First and foremost is the New York Yankees Community Benefits Agreement with its benchmarks for hiring local vendors and workers. "The CBA allowed this project to start," Byrne said of the contract. He said that the New York Yankees have worked with the Bronx Overall Economic Development Corporation and local chambers of commerce to identify vendors from the area who could help with the construction. "Sometimes, all these guys need is a chance" to break into the business, said Byrne. He adds that the work of local contractors has been on par with some of the bigger players in the industry. As proof of his commitment to local vendors he points out that the wiring for the complex of administrative offices at the construction site-including his own-was done by a local vendor. "Diana Electric did a great job," Byrne said.
When asked what has been one of biggest challenges associated with building the new Yankee Stadium, Byrne said that finding skilled workers at a time when all of New York City is going through a building boom has been difficult but not impossible. "We've really had to search for the best specialized workers," he said, "but we've always found them."
According to Byrne an even greater challenge has been meeting the high expectations for the Stadium. "The daily challenge of being on the highest profile job in the five boroughs is tough," he said. But Byrne likes the challenge. "I really feel like we are expected to succeed off the field in the same way the Yankees are supposed to succeed on it." Besides, he adds, "how often do you get to say that you built a stadium?"
Council Majority Leader: "World Class Stadium for a World Class Team."
New York City Council Majority Leader Joel Rivera's Bronx roots run deep. His family has been in public service for decades, and his commitment to the Bronx is well-known throughout the borough. Rivera is the youngest Majority Leader in Council history, and he has brought a fresh perspective to his job and a commitment to revitalizing the Bronx. Rivera sees the new Yankee Stadium not just as an opportunity for his favorite baseball team to play in a state-of-the-art stadium but also as an opportunity for the Bronx to shine. "This is a major economic boom to the Bronx," Rivera said, "and the economic impact is at the forefront of our priorities. This has to be a win-win."
Rivera is pleased with the way in which the Stadium construction team is working with the local community to ensure that Bronx workers and vendors are included in the building process. "They're doing a great job of hiring and contracting in the Bronx," he said. " The Yankees are going beyond the letter of the contract."
He pointed to the case of Eastman Boilers, a local vendor, as an example of one of many Bronx vendors who have been contracted to provide services for the new Stadium. "I really wanted to make sure that if we were building in the Bronx that we create a "Buy Bronx" campaign, and that's certainly happened."
We're Building The New Yankee Stadium
Amid the cranes and cement trucks at the new Yankee Stadium construction site, it's easy to forget that people, not just machines, are behind the largest building project in the Bronx in decades. We visited with some of the workers at the stadium construction site recently, and found out more about them.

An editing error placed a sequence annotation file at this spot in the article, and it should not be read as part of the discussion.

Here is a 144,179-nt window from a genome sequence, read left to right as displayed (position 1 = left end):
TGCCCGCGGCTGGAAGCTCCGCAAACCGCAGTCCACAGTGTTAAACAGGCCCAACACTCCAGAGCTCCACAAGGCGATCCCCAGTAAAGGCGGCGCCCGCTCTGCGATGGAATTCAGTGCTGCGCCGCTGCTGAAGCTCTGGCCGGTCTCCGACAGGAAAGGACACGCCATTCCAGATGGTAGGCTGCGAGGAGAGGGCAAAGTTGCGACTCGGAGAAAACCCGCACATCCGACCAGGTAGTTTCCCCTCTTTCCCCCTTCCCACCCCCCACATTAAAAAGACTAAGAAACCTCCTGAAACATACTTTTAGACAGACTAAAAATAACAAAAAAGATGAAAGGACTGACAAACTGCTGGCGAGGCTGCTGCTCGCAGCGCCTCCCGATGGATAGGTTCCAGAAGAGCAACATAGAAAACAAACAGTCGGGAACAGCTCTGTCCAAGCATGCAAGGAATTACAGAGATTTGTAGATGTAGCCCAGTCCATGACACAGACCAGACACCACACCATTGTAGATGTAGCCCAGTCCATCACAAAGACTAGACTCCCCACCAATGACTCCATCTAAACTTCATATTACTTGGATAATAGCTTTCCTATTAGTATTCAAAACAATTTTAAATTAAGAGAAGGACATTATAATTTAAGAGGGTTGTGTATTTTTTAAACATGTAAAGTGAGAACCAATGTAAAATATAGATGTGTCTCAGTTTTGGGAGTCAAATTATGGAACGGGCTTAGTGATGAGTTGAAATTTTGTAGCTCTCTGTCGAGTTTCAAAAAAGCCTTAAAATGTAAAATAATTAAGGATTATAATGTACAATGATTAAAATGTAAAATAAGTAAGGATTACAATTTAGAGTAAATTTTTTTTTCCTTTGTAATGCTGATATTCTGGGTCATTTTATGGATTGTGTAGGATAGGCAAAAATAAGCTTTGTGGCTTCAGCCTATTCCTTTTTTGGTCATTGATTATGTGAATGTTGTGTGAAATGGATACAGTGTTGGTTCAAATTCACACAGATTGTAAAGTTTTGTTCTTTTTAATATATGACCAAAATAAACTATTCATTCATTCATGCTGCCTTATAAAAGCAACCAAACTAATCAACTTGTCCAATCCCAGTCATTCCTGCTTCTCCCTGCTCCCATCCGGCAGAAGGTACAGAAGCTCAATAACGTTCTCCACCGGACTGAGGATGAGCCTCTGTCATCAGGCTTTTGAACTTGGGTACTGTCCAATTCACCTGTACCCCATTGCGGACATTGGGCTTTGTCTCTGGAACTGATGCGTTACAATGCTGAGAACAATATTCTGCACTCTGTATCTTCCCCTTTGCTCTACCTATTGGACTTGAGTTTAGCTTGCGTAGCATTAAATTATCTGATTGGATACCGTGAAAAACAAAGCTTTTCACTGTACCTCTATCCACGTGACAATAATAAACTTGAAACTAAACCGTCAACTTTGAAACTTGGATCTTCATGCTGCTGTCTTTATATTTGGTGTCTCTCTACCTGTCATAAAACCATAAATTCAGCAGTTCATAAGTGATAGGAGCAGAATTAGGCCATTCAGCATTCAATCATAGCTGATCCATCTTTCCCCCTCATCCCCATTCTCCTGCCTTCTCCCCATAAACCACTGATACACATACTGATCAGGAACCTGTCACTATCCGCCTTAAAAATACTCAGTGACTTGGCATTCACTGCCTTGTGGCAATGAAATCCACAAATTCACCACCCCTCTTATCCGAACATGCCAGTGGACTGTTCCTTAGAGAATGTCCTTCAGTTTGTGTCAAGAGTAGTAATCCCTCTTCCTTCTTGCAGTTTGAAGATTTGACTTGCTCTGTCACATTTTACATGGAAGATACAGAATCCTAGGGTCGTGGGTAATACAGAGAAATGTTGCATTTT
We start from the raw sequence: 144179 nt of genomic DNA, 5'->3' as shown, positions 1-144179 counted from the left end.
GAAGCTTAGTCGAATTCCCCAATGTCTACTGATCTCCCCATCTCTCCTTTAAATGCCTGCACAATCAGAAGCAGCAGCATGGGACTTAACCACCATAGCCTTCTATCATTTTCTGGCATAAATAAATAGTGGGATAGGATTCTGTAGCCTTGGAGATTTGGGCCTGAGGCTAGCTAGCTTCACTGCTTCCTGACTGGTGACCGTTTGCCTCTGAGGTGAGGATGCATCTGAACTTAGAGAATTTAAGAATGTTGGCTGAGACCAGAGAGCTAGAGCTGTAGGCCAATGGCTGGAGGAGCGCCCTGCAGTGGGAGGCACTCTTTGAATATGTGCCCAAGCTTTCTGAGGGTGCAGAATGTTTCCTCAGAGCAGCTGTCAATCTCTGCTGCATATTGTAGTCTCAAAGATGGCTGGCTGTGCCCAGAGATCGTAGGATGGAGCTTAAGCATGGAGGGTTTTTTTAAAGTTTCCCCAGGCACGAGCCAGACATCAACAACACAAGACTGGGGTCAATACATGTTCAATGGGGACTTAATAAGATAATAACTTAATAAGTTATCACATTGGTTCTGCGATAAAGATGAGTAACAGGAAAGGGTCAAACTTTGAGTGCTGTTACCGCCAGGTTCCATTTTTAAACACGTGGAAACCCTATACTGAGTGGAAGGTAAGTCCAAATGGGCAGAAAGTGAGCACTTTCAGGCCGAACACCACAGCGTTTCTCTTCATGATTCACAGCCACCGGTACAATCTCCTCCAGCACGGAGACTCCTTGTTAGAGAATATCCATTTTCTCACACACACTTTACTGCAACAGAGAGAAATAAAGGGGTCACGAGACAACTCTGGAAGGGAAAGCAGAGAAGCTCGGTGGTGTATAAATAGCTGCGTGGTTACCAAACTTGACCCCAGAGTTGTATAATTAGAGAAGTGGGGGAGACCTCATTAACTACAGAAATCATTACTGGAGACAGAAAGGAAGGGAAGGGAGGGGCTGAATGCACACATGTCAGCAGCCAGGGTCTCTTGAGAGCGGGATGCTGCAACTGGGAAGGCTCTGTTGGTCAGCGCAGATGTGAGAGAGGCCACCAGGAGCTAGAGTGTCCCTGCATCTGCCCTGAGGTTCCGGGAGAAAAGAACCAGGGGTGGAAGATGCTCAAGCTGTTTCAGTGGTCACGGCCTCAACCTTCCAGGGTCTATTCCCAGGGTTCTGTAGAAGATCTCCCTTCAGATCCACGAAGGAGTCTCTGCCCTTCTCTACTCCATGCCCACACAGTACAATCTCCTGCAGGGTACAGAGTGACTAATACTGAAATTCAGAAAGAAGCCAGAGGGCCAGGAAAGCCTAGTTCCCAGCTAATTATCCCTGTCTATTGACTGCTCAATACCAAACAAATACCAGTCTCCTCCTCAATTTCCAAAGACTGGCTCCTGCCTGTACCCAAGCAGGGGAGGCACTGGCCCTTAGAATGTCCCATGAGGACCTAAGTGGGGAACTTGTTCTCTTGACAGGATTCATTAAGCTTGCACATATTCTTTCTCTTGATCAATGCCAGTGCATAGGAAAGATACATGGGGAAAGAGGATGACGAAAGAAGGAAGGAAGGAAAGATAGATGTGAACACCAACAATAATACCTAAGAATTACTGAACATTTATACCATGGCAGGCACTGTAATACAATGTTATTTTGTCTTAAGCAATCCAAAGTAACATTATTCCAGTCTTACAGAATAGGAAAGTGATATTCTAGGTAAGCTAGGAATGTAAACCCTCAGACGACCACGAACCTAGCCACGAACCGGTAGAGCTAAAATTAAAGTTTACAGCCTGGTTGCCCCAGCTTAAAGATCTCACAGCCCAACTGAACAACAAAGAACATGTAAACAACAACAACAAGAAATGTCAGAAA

After working at the site of the new water filtration plant in Van Cortland Park, Elena Gracia came to work at the Yankee Stadium Construction Project hoping to make a difference. She has. Gracia is one of the coordinators in the effort to hire local workers at the construction project.
|Title:||Project Community Coordinator|
|Started Work:||February, 2007|
"It feels good to put someone to work," she said. Indeed the commitment that the New York Yankees have made to hire local workers means that Gracia gets a chance "to do something good for the Bronx."
"This is a wonderful opportunity," she said. "I'm happy to be here."
Patricia Gilbert says that she came by her job "through the grace of God." The Morrisania resident works with Turner Construction=Sports. She is the general contractor on the new stadium project and provides insurance coverage to the many contractors and sub-contractors that work on the site. The work is a big change from her days working for a hospital in Westchester County. "I've learned more about insurance, and I am still learning," she said. She knows that the construction of the new stadium will have an effect throughout the Bronx.
|Started Work:||December, 2006|
"This is very good for the community," Gilbert added. "It creates more jobs, which is what we need."
Ask people to describe Clint Robinson and the first words that come to mind are: "success story." Robinson came to Yankee Stadium when he heard that local residents would have an opportunity to work on the construction site. His previous work experience was as a truck driver.
|Started Work:||November, 2006|
With the assistance of Benny Catala and officials from Local 731, Robinson is now a member of the local and part of the excavation team.
"I learned a whole lot," he said recently. Robinson also said that he enjoys the camaraderie with his co-workers. He knows that union membership will give him stability after the Stadium project is completed, and for this life-long New York Yankees fan, that means a lot. "It's been a good experience," he said.